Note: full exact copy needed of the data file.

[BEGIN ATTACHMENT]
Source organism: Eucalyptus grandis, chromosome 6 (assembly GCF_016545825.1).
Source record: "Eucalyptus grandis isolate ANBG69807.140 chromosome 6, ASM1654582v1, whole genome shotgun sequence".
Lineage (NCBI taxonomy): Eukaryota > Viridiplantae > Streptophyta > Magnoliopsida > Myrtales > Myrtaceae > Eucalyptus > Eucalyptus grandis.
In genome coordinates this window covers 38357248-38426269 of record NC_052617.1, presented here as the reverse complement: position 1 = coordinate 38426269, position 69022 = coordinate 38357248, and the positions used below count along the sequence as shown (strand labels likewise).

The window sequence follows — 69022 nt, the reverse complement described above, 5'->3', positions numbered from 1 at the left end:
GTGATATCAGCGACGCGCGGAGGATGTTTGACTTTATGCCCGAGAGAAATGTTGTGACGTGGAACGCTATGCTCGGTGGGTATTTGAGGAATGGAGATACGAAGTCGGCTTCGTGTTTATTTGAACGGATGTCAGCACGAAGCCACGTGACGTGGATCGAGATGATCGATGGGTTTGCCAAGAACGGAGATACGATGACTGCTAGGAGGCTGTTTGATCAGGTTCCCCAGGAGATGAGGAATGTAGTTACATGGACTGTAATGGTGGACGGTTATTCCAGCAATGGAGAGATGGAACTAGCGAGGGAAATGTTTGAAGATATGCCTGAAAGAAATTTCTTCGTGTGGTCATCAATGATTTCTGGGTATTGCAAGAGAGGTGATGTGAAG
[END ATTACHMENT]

Source organism: Eucalyptus grandis, chromosome 6 (assembly GCF_016545825.1).
Source record: "Eucalyptus grandis isolate ANBG69807.140 chromosome 6, ASM1654582v1, whole genome shotgun sequence".
Lineage (NCBI taxonomy): Eukaryota > Viridiplantae > Streptophyta > Magnoliopsida > Myrtales > Myrtaceae > Eucalyptus > Eucalyptus grandis.
In genome coordinates this window covers 38357248-38426269 of record NC_052617.1, presented here as the reverse complement: position 1 = coordinate 38426269, position 69022 = coordinate 38357248, and the positions used below count along the sequence as shown (strand labels likewise).

The window sequence follows — 69022 nt, the reverse complement described above, 5'->3', positions numbered from 1 at the left end:
GTGATATCAGCGACGCGCGGAGGATGTTTGACTTTATGCCCGAGAGAAATGTTGTGACGTGGAACGCTATGCTCGGTGGGTATTTGAGGAATGGAGATACGAAGTCGGCTTCGTGTTTATTTGAACGGATGTCAGCACGAAGCCACGTGACGTGGATCGAGATGATCGATGGGTTTGCCAAGAACGGAGATACGATGACTGCTAGGAGGCTGTTTGATCAGGTTCCCCAGGAGATGAGGAATGTAGTTACATGGACTGTAATGGTGGACGGTTATTCCAGCAATGGAGAGATGGAACTAGCGAGGGAAATGTTTGAAGATATGCCTGAAAGAAATTTCTTCGTGTGGTCATCAATGATTTCTGGGTATTGCAAGAGAGGTGATGTGAAG